It's A Dangerous World Out There

About Me

It's A Dangerous World Out There

When I got in to the tow truck business, I thought that my days would be filed with being out in the open air and meeting interesting people. Little did I know that every day would present serious safety challenges. As cars travel too closely and roads remain slick, it is all I can do to pull stranded motorists out of ditches to safety. I have had more than one close call, and unfortunately, I have lost a few friends out there. My personal goal is to spread the word about the dangers of tow truck driving, so that everyone can remain safe on the road.

Dos And Don'ts Of Waiting To Have Your Semi Towed

Semi truck malfunctions can be very hazardous due to the vehicle's large size and the long braking distance required. For example, tire problems (one of the top reasons semis require roadside assistance) can cause dangerous swerving and make the truck difficult to control. If you've managed to stop your vehicle safely away from the roadway and alerted your heavy-duty towing company, it's time to pat yourself on the back and breathe a sigh of relief. But during the time between your call and the tow truck's arrival, there are some safety precautions you should be aware of. Here are the dos and don'ts of waiting to have your semi towed.


  • Do place flares or reflective markers correctly. Other drivers should have at least 500 feet of warning, so make sure visibility isn't obstructed by hills or a curving road.
  • Do collect your insurance information and any valuables to take with you when the truck is towed.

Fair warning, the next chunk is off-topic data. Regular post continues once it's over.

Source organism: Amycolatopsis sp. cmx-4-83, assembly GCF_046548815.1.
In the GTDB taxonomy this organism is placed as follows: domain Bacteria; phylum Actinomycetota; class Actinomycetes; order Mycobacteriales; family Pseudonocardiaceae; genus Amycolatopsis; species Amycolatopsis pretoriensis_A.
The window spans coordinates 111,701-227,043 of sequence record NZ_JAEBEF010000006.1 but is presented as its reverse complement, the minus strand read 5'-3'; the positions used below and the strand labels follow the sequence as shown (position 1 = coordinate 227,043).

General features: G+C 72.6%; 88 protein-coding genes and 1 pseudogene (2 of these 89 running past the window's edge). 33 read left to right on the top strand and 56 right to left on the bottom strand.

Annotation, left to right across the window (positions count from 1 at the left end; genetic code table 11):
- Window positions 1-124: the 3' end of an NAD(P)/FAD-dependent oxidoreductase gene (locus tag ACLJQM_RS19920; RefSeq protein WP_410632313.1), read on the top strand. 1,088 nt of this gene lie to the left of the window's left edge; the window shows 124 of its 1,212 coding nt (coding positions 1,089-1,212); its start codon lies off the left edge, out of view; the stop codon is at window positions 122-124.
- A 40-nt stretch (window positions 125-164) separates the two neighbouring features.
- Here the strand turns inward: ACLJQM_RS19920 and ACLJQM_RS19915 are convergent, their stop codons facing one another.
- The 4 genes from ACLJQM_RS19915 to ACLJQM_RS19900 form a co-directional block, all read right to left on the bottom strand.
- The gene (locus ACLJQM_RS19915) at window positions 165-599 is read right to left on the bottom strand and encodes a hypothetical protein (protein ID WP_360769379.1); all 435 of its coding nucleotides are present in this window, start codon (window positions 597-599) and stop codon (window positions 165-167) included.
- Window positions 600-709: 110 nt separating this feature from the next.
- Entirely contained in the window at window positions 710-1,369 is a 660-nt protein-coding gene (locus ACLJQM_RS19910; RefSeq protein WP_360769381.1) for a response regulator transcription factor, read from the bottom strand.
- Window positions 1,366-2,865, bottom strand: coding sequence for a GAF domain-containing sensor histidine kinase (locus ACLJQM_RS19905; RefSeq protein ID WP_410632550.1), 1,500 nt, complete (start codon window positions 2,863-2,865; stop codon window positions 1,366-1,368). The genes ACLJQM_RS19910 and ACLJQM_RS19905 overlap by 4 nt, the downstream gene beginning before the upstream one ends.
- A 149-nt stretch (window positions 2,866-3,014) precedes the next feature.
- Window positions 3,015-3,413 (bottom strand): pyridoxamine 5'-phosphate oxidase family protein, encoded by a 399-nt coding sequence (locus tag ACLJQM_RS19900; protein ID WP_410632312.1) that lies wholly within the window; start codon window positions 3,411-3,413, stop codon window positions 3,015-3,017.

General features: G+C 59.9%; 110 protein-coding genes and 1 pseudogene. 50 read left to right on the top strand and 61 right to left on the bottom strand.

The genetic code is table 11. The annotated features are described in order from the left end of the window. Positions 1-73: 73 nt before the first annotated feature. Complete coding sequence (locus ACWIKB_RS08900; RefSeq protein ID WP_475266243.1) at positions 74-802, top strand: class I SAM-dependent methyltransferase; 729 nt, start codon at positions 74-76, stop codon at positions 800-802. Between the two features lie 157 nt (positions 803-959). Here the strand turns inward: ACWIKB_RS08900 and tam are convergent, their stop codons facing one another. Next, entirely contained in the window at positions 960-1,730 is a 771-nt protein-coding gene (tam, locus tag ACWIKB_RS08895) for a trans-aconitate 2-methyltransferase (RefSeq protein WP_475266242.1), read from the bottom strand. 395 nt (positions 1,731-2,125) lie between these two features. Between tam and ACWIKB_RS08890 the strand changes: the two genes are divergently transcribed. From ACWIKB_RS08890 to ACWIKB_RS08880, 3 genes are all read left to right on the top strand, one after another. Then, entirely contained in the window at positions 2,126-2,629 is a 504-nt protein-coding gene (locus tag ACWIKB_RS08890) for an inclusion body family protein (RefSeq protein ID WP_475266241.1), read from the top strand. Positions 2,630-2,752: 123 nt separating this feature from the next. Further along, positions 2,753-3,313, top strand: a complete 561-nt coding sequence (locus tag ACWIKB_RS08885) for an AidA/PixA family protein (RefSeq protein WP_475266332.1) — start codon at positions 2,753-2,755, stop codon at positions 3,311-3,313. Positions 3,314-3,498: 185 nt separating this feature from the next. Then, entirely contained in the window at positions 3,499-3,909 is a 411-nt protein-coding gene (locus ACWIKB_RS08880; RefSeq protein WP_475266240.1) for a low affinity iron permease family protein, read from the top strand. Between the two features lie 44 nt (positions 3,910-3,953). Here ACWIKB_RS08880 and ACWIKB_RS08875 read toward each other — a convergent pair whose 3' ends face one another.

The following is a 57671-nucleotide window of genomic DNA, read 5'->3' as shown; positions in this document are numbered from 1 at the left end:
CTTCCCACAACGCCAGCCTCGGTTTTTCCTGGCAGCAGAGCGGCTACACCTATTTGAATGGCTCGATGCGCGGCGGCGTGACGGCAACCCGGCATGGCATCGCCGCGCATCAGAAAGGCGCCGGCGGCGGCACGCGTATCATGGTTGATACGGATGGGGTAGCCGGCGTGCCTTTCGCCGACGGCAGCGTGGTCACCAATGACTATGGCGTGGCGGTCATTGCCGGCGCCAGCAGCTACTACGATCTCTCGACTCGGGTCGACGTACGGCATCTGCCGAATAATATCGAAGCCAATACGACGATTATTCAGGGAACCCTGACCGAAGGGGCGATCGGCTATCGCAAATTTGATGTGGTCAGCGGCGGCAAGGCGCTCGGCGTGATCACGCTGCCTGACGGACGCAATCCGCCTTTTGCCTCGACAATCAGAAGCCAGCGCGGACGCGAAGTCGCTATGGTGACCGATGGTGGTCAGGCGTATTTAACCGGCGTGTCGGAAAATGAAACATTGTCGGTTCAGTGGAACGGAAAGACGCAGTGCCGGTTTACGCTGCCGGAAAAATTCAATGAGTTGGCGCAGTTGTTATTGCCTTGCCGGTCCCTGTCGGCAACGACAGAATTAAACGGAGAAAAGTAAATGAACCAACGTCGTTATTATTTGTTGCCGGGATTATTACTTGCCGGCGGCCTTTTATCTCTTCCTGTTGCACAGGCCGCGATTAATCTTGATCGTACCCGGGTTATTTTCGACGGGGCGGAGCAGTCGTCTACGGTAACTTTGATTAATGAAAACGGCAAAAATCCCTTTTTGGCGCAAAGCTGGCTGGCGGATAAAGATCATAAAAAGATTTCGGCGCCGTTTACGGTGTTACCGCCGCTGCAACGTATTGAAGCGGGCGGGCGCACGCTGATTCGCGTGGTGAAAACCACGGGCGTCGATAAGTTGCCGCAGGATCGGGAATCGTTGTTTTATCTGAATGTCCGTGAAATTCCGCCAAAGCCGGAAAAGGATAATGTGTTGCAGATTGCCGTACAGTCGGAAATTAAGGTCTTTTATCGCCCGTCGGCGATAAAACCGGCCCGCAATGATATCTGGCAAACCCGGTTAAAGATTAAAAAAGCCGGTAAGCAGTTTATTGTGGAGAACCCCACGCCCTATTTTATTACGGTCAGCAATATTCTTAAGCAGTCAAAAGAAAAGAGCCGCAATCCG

• Do remember to ask the towing company for the license plate number of the vehicle they're sending, so you know for sure when it arrives. If you forgot to ask for the license plate number, call the company back to check.
  • Do stay in your vehicle unless smoke, fire, fumes, or some other problem makes it unsafe to do so. If necessary you can take shelter at a nearby restaurant or other business instead, but pay attention so you don't miss the arrival of the tow truck.
  • Do leave your phone's ringer on in case the towing company needs to call you back.


  • Don't leave the vehicle unattended. You can have a friend come pick you up, but don't leave until the tow truck arrives; the driver may want to see your ID before towing, and you should always ask to see theirs as well.
  • Don't venture near the road. Don't stand behind your truck (except to set flares or markers) or between the road and your truck, even if there's plenty of room.
  • Don't try to repair the semi yourself. Your truck's mechanic will need to see the original state of damage before repairs begin.
  • Don't accept rides from strangers. Tell them you have a ride coming already, even if you haven't actually arranged one yet. If necessary, you can ride in the cab with the tow truck driver.

By using these precautions and applying your own common sense, you can make the best of a bad situation and prevent further danger to yourself and your truck. For more information, contact a company like Glen's Towing & Road Service.